Mika Live!

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Mika, the Congo African Grey, and her foil Biki, the Tres Marias Amazon

A new audio sensation for your listening enjoyment! Mika Cotton extemporizes on life, the universe, and everything else of importance (i.e., either edible or audible).

Click here to download the 4 megabyte mp3: Mika Live!.

Every sound you'll hear is straight from the mouth of Mika Treemonisha Cotton, whether it's the gurgle of poured water, a human burping, coughing, or whistling, a cage door squeaking, a baby bird imploring in an outdoor nest, a security alarm siren panicking, or a mad pirate alternately raving, rambling, or chuckling.

And not to leave anyone out, click here to download the 0.3 megabyte mp3: Biki Live!.

I'm afraid that's about all Tabiki has to say these days. He pines away for his one true love (my ex) who flew the nest many years ago. If I play this where he can hear it he goes berserk. It takes hours to calm him down again. I think he feels that at last he's found someone that truly understands, so he flies all around looking for a hidden bird. But if I play the Mika file for her she just chimes in and riffs along. ;)

(See also my music page for more by Mika and Tabiki.)

Technical details

I recorded the above using an Olympus DS-40 voice recorder set to voice activation and hidden under a laundry basket in the room in which the birds live. Voice activation simply means that silences are ignored. I then opened the resulting digital files in the freeware program, Audacity, and edited down the much longer originals to remove a great deal of repetition and near repetition.

Mika is an 11-year-old African Grey Congo female, born and raised here in southern Ontario. I've had her since she was a year old. The pirate's voice she uses is her attempt to reproduce my voice, but like any male human voice it's too deep for even her great talent to reproduce. Mika is a happy-go-lucky spirit, almost entirely unflappable, who is currently infatuated with my electric guitar toting teen-aged son, and who spends hours each day entertaining herself by perfecting her rendition of her currently favourite mix of entertaining and eclectic sound bytes.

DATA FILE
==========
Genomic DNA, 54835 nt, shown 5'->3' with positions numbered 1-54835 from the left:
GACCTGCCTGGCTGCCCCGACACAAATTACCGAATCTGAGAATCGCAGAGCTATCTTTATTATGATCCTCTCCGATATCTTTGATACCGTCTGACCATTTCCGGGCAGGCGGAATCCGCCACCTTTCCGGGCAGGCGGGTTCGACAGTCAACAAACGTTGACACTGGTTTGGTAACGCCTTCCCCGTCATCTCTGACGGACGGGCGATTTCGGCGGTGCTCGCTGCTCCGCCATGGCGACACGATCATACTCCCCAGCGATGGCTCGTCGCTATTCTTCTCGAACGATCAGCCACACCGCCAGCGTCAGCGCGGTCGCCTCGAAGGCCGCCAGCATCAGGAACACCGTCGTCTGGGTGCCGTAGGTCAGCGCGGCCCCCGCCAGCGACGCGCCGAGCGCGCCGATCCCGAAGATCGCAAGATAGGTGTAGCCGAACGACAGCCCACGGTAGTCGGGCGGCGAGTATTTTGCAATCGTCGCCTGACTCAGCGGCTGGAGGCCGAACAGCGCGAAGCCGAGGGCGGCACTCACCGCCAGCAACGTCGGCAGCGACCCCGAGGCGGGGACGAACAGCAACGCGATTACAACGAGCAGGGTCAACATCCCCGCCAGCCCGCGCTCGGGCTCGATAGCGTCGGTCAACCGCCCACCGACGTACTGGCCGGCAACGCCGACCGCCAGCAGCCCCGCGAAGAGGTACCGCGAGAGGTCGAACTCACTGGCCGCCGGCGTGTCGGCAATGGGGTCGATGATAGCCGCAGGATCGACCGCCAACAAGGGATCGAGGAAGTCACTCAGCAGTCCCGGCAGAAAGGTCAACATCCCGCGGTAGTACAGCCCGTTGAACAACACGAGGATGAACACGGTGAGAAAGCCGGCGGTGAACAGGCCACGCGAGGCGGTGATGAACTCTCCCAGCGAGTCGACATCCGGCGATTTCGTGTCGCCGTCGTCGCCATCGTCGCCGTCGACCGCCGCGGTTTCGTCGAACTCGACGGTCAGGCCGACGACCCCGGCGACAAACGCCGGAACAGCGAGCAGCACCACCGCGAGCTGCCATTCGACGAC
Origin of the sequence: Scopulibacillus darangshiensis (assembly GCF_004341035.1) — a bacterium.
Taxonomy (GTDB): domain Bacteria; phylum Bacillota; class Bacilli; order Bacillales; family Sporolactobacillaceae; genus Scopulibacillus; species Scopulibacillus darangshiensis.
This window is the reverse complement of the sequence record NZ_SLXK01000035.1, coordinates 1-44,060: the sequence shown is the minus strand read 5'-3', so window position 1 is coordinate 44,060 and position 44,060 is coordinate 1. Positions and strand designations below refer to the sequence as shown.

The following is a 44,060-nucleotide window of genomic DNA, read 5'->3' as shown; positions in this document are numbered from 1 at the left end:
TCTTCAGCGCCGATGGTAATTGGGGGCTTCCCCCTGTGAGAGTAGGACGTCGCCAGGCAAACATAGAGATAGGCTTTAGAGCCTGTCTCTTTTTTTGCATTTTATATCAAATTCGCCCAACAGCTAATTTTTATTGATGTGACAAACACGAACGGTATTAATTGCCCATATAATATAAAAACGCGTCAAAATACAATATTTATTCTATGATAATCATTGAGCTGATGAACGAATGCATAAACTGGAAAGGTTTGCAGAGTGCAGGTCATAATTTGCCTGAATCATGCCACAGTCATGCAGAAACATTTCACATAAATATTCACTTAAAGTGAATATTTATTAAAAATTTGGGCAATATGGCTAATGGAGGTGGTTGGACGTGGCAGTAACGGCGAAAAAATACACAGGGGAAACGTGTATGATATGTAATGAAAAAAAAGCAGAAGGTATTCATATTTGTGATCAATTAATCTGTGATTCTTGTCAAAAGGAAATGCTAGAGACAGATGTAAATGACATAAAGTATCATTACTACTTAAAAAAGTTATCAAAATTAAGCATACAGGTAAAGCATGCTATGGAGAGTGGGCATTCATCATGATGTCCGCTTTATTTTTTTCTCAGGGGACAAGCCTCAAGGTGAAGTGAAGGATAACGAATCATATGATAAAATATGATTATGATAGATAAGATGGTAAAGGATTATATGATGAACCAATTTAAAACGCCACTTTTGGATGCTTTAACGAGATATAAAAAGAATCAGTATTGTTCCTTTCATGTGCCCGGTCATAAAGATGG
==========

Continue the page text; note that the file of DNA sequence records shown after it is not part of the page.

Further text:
Tabiki is a 10-year-old Tres Marias Amazon – a rare and endangered species native to the Tres Marias islands off Baja California, basically just a slight variant on the more familiar Double Yellow-Headed Amazon. Biki was also born and raised in Southern Ontario, but with the difference that his egg was incubated. He and his nest mates never met their parents, causing them to entirely imprint on homo sap. sap. An interesting idea, but ultimately problematic – Biki will never have a normal love life, since his hormonal urges are triggered by the human female voice, not by any avian input. He also is doomed to love the sound of (human) whistling more than life itself, but has finally given up trying to whistle himself (it comes out like a squeak). Unfortunately, he can only make two sorts of vocalizations: human speech sounds, including (off-beat) singing, and a few innate Amazon calls, chiefly the complaint of the ever-hungry baby bird but (much more rarely) the trill of utter avian contentment.

FWIW, I've raised this pair on rather unorthodox principles. I strongly believe that birds are flock animals and so suffer strong anxiety when left in solitary confinement. While the two of them – being different in sex and in species, have almost nothing else in common – the fact that they share the same room along with a muted radio gives them the bare minimum of a flock during the many hours of the day they are left alone. Both have their cage doors open from dawn to dark and fly from cage top to cage top for exercise and variety throughout the day. Both come out of the bird room for at least an hour each day to join the human half of the family.